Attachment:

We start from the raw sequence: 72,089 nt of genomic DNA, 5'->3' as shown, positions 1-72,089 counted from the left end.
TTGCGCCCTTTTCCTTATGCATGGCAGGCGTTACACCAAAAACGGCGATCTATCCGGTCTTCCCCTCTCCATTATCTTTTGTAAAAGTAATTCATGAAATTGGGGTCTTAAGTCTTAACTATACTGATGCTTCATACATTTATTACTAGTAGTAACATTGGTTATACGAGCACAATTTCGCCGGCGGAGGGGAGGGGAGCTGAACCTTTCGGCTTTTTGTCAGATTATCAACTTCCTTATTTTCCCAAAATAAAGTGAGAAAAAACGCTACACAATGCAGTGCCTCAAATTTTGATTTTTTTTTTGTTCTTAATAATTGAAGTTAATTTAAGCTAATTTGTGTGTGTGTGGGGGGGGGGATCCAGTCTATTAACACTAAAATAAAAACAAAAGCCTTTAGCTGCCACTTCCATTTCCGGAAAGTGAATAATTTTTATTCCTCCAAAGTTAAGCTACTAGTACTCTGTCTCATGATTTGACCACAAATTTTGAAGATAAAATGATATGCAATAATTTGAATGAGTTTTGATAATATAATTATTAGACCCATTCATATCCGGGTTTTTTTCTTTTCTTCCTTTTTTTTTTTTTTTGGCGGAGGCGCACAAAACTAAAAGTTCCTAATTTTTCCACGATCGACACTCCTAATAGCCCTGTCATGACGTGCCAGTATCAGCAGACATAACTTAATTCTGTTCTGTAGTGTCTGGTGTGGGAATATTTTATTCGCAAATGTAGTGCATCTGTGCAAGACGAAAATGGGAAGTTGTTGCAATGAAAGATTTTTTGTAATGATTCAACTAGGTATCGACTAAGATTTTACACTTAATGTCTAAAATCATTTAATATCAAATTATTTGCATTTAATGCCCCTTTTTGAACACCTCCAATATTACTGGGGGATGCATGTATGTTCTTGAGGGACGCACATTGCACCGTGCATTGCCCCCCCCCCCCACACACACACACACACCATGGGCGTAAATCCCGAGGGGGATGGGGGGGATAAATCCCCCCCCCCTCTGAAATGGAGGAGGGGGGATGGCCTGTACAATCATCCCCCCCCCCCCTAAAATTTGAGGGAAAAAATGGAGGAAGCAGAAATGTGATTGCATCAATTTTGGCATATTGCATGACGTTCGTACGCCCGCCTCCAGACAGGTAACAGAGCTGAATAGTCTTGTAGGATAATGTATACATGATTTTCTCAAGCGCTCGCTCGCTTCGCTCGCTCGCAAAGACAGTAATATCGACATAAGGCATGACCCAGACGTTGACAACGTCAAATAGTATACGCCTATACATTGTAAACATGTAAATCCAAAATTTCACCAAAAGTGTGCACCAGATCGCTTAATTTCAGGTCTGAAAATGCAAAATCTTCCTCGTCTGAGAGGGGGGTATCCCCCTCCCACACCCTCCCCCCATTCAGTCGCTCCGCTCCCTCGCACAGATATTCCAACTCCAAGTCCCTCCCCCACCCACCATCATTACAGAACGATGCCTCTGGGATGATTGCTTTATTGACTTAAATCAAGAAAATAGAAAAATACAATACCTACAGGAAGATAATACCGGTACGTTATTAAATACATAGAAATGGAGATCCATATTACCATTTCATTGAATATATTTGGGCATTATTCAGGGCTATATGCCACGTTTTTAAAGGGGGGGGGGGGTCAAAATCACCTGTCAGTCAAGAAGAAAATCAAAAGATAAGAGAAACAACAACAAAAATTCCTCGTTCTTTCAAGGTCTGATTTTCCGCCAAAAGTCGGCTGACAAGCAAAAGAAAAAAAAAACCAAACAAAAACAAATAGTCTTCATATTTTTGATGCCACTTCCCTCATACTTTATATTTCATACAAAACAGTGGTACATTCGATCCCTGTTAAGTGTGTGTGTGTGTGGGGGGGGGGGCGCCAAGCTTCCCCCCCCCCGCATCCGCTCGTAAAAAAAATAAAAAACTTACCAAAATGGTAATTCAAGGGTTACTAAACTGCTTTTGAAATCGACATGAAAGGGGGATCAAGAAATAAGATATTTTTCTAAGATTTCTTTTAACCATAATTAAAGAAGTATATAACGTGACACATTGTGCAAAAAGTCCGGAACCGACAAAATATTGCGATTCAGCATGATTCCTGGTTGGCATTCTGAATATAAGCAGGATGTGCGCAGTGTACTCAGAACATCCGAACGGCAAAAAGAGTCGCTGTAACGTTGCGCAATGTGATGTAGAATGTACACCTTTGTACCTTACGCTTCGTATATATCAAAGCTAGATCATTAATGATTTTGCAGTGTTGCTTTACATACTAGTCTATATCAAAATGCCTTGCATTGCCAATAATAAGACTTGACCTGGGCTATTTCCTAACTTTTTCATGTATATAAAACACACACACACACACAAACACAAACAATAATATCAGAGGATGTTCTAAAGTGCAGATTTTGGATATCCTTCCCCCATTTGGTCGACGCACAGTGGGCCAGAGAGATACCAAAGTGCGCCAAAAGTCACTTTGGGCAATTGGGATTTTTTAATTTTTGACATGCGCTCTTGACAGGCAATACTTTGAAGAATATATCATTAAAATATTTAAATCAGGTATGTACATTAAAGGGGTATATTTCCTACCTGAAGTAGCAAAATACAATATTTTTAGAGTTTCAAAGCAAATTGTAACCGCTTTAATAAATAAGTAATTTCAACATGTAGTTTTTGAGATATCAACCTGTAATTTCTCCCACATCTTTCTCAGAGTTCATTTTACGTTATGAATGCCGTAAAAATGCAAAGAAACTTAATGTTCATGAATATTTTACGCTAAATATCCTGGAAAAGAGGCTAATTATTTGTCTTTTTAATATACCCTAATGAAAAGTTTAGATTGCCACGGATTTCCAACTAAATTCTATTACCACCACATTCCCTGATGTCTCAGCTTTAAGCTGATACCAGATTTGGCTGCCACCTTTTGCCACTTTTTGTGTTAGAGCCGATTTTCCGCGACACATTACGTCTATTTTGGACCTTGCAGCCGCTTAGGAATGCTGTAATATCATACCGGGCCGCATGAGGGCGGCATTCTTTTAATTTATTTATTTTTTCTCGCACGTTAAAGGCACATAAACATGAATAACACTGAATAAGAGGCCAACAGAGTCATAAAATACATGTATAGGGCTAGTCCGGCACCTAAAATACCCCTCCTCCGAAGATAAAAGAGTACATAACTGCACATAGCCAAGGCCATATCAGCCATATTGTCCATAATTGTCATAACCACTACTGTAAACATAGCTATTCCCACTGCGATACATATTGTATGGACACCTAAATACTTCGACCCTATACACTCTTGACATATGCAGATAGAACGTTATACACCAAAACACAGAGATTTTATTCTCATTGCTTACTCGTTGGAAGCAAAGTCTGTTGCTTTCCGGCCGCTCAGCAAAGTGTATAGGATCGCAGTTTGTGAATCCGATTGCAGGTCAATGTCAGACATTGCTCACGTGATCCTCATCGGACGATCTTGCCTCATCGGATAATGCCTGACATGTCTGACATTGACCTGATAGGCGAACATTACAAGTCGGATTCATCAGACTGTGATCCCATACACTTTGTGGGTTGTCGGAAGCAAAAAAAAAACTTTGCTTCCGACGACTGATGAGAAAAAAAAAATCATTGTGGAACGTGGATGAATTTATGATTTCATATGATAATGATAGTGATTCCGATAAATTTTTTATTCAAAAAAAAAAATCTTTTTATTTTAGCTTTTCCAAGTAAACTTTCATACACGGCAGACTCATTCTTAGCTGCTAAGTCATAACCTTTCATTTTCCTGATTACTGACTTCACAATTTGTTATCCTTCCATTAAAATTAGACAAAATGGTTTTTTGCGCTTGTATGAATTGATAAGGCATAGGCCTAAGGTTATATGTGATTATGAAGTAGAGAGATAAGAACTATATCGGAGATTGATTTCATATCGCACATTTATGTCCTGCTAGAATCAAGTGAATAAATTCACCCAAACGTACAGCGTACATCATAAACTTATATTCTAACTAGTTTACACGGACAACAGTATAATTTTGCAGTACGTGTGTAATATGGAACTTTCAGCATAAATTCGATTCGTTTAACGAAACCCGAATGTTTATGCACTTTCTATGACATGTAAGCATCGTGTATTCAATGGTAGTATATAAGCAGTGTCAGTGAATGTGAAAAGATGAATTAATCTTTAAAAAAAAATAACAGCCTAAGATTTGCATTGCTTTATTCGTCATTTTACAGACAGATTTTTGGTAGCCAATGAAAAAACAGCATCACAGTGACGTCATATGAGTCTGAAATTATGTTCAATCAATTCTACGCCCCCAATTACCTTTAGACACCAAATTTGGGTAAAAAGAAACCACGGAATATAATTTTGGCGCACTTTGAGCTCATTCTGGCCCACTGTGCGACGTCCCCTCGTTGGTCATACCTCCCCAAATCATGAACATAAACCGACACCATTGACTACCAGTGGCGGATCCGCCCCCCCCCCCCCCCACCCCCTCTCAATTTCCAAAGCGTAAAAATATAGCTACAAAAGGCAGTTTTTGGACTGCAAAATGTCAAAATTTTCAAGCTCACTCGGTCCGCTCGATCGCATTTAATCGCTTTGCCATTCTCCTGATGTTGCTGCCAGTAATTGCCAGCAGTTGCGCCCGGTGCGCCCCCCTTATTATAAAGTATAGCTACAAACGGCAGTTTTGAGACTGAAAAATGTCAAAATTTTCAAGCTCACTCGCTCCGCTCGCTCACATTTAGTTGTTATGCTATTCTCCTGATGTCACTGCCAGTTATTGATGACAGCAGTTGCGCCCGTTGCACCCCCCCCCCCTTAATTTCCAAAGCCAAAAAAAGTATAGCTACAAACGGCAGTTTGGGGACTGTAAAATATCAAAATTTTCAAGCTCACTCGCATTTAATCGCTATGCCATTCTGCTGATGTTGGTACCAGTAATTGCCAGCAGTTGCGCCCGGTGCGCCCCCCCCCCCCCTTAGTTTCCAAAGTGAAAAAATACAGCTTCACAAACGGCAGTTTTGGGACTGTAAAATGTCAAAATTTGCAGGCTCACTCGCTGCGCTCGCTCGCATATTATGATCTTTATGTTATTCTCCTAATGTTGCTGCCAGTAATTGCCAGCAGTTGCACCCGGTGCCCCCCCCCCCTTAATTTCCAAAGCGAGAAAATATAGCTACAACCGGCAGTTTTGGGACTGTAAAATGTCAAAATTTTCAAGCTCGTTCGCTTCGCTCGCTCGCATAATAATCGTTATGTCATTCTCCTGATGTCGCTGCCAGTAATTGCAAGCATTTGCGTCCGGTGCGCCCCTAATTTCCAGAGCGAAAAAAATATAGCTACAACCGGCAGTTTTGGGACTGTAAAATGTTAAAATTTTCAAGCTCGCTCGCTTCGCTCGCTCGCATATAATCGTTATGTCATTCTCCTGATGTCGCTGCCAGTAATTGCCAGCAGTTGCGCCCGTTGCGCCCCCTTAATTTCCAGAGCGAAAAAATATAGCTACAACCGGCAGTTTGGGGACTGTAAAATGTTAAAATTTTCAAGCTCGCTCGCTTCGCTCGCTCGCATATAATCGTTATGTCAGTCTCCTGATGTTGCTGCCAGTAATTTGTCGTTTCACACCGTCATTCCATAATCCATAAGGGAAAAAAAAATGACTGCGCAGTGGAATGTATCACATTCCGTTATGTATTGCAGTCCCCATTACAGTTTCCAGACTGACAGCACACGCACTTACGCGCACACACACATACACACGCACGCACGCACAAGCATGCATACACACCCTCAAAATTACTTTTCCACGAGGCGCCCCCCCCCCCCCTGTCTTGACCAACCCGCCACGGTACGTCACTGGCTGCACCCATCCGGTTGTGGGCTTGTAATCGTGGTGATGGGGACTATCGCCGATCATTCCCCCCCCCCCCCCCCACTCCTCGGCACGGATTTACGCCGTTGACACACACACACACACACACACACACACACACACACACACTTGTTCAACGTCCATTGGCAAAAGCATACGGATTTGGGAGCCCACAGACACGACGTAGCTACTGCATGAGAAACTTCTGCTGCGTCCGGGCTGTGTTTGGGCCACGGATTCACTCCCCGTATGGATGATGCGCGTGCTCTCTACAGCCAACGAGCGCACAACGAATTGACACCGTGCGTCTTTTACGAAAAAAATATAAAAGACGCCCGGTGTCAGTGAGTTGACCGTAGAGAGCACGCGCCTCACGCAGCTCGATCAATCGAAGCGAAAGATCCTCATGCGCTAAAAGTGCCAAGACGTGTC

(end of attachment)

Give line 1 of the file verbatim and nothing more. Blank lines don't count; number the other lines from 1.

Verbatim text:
We start from the raw sequence: 72,089 nt of genomic DNA, 5'->3' as shown, positions 1-72,089 counted from the left end.